While plotting and planning for my next WIP I’ve taken some time to meditate on story voice, and in particular, story point of view. Coincidentally I’ve also been indulging in some classic Brazilian literature – which is something I got into while researching my last novel, also set in Brazil.
And so while the debate goes on in my head over the merits of using a first person or third person, the reading part of my brain has been frolicking in a completely different type of point of view: the omniscient narrator.
Ask any serious writer, and they’ll tell you the omniscient narrator died out with the Dickens era. As readers and writers in the English literary tradition, who can blame us for believing this? As far as we’re concerned, omniscient narration did cark it back in the C19th.
Except what if it didn’t?
For those who are unsure what the omniscient narrator is, it’s basically novels written from the perspective of a God-like character who knows the thoughts and feelings of all the characters. In true omniscient narration, the author may even have little side notes where s/he addresses the reader directly. This is often done by addressing the audience as ‘reader,’ or ‘dear reader.’
I love reading Jorge Amado. There, I’ve said it.
Born in north-eastern Brazil in 1912 and passing away in 2001, Amado was considered a Nobel Prize candidate. His plethora of novels explore the political and social issues of a modernising Brazil.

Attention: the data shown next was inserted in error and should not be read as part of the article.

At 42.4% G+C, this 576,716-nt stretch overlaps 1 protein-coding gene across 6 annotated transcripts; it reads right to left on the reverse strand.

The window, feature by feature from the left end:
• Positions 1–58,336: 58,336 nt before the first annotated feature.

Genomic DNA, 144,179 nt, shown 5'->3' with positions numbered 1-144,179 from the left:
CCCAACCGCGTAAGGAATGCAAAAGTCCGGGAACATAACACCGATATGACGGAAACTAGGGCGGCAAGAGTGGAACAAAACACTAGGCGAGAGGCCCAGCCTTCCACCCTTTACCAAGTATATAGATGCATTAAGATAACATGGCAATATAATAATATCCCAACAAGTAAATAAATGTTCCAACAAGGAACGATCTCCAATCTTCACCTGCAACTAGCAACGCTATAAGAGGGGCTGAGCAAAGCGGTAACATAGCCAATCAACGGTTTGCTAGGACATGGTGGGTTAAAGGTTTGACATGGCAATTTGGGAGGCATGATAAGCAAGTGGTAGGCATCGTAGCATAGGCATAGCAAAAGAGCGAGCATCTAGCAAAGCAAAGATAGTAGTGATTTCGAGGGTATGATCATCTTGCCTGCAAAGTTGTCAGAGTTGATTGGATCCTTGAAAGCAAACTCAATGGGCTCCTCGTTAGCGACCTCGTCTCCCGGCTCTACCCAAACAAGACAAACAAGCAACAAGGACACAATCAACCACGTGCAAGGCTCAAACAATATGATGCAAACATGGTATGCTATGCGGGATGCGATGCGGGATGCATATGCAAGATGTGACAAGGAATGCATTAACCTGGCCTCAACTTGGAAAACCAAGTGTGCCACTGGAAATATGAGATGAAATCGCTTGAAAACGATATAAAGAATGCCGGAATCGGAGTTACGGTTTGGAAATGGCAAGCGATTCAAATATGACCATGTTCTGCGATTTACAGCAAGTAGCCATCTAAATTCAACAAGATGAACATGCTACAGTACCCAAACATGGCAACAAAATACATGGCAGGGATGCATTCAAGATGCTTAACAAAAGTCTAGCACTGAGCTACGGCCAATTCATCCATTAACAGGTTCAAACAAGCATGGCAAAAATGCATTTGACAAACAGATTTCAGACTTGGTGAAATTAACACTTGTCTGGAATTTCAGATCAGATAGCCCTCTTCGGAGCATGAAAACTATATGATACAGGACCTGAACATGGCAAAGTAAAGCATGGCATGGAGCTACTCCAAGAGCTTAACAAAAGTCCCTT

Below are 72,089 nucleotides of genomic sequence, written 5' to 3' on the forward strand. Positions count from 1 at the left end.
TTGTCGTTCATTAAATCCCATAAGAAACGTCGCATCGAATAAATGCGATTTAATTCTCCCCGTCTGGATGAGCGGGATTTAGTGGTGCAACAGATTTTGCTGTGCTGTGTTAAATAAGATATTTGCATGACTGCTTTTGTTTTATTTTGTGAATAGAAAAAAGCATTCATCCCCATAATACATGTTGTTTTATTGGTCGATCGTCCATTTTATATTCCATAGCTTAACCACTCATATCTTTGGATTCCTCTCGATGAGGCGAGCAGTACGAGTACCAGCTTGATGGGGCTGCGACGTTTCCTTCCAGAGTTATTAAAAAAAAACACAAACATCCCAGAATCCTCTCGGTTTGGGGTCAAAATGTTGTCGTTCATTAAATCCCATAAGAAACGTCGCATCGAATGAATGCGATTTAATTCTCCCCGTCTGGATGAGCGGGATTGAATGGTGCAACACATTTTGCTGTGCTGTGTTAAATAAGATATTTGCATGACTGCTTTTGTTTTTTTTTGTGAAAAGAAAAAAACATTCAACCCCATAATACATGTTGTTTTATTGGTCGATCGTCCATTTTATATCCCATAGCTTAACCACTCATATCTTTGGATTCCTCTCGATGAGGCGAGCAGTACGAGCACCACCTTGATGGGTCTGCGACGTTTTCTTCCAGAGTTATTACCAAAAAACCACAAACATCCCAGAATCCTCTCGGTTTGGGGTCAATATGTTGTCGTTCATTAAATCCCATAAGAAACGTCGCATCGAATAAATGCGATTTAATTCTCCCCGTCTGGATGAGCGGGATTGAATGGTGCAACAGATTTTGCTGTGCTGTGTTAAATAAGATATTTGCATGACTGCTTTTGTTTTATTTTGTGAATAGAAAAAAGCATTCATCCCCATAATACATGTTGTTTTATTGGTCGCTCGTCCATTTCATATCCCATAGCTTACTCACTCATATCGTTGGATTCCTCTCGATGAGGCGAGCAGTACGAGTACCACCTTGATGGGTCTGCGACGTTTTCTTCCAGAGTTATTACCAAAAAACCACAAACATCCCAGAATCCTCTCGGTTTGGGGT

For an outsider it’s difficult to appreciate the impact of Amado on Brazil’s national psyche. Sometime around the middle of his career, Amado turned his focus to more sensual story-lines, creating a slew of sexually aware female protagonists who have persisted as national icons in Brazil today.
At the same time, Amado tread a difficult tightrope with the topics he wrote about and his works are subject to extensive criticism, both good and bad. But let’s not forget that Amado existed in a time and place which was the consequence of hundreds of years of European colonisation, African slavery, suppression of indigenous persons, and inter-ethnic sexual power play. Furthermore, Amado usually set his tales in the north of Brazil, which has historically been a bit of a wild-west in terms of law and order and social progress.
It’s suffice to say that Amado was a contemporary of the infamous Brazilian sociologist Gilberto Freyre, whose controversial works detail Brazil’s history of race relations. Freyre had some pretty shocking things to say, alluding to the systematic rape of Afro-Brazilian women by white Brazilians as a something of a young man’s rite of passage. His works also perpetuated the old C19th Brazilian saying, which to a certain extent lives on in modern day Brazil:
A black woman in the kitchen, a mulata [mixed] in the bed and a white girl in the altar.
Now, if you were Jorge Amado, and you had a passion for writing about the society in which you existed, and you wanted to bring to the forefront some of these issues like class, sex and race relations, and you also wanted to write a novel that people wanted to read, and could enjoy, and which would also make them think critically about their own society, how would you go about writing your novel? What sort of characters would you include? Whose point of view should the story be told from?
Amado was a master of the omniscient narrator style. But none of this stuffy prim and proper Dickens-style narration for Jorge Amado.